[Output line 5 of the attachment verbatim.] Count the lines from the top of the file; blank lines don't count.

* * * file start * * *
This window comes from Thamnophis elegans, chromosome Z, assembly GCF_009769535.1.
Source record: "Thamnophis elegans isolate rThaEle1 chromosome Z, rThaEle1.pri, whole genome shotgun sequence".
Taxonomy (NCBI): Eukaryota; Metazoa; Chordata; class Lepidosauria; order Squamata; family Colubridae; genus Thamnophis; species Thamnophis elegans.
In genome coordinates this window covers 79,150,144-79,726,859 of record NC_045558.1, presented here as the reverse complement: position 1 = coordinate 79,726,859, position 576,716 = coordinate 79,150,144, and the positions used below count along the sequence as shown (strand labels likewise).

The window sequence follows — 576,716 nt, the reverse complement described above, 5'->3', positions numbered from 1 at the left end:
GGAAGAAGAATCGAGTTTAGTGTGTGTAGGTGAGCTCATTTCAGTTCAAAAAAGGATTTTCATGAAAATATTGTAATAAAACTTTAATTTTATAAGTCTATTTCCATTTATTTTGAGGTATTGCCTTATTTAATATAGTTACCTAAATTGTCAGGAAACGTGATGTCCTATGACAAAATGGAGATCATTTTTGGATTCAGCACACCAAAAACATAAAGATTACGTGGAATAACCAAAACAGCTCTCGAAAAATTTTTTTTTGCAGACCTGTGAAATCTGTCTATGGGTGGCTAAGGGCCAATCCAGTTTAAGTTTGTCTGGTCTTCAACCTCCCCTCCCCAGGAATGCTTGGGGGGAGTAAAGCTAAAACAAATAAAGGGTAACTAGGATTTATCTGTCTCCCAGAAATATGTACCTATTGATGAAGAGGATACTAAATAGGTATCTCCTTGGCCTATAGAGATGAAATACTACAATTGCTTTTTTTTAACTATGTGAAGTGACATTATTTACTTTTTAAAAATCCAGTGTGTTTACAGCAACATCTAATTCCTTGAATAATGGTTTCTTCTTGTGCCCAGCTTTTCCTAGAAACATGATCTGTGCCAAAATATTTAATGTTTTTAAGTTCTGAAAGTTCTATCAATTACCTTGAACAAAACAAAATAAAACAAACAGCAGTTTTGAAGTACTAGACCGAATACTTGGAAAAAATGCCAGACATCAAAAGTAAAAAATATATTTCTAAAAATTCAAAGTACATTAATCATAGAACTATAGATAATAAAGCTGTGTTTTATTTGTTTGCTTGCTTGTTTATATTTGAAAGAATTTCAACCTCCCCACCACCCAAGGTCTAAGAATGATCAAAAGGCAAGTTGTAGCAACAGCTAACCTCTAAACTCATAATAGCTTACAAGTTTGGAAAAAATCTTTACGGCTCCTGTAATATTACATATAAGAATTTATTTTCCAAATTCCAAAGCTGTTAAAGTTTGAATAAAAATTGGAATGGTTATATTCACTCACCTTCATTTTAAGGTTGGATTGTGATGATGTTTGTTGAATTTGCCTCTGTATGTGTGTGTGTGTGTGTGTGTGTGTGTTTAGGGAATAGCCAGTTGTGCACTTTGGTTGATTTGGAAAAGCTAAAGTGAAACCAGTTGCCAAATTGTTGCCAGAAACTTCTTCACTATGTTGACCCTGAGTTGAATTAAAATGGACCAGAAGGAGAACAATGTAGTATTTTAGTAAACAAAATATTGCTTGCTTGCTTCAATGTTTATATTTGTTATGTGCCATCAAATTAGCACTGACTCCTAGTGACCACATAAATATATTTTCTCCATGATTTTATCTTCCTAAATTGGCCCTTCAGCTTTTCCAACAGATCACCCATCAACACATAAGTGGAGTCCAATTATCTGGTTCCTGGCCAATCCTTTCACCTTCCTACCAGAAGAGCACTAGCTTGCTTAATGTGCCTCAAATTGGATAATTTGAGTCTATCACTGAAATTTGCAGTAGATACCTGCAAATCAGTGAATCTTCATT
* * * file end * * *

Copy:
The window sequence follows — 576,716 nt, the reverse complement described above, 5'->3', positions numbered from 1 at the left end: